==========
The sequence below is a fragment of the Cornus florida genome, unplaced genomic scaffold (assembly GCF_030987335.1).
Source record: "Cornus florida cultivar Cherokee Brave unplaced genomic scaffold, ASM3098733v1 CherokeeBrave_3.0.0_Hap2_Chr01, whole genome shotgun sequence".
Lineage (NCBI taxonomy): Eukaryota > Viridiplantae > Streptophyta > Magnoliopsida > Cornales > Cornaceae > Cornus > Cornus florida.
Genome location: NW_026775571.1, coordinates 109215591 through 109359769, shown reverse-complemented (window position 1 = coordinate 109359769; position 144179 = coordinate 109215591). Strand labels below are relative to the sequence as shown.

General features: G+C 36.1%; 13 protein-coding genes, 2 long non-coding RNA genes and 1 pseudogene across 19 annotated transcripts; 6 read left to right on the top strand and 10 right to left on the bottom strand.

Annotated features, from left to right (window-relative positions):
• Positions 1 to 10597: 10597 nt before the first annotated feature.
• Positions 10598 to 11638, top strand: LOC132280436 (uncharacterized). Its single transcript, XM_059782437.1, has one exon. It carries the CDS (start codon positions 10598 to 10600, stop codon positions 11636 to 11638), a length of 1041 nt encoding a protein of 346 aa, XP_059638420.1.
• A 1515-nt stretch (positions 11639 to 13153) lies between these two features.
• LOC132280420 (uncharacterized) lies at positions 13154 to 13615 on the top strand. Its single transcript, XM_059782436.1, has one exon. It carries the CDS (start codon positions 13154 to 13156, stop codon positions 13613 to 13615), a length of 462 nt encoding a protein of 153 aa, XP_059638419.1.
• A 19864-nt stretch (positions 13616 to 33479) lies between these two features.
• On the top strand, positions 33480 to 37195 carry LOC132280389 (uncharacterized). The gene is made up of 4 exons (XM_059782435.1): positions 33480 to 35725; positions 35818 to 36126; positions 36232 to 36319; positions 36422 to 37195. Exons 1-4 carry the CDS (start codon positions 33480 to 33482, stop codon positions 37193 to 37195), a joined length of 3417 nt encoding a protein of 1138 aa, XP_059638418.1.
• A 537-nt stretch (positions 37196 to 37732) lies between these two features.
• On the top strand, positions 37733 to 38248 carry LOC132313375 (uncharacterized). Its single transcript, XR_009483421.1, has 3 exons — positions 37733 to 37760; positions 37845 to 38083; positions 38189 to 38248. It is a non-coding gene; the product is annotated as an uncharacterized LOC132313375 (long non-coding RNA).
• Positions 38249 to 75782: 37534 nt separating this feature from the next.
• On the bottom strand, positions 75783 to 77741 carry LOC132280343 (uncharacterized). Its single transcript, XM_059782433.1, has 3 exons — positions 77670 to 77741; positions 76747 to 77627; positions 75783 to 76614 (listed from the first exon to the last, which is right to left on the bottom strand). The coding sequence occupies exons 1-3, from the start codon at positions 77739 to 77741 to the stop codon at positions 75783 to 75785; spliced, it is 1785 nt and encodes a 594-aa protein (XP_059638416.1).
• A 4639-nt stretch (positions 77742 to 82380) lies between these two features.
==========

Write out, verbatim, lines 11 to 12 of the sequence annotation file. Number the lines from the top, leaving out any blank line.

• A 19864-nt stretch (positions 13616 to 33479) lies between these two features.
• On the top strand, positions 33480 to 37195 carry LOC132280389 (uncharacterized). The gene is made up of 4 exons (XM_059782435.1): positions 33480 to 35725; positions 35818 to 36126; positions 36232 to 36319; positions 36422 to 37195. Exons 1-4 carry the CDS (start codon positions 33480 to 33482, stop codon positions 37193 to 37195), a joined length of 3417 nt encoding a protein of 1138 aa, XP_059638418.1.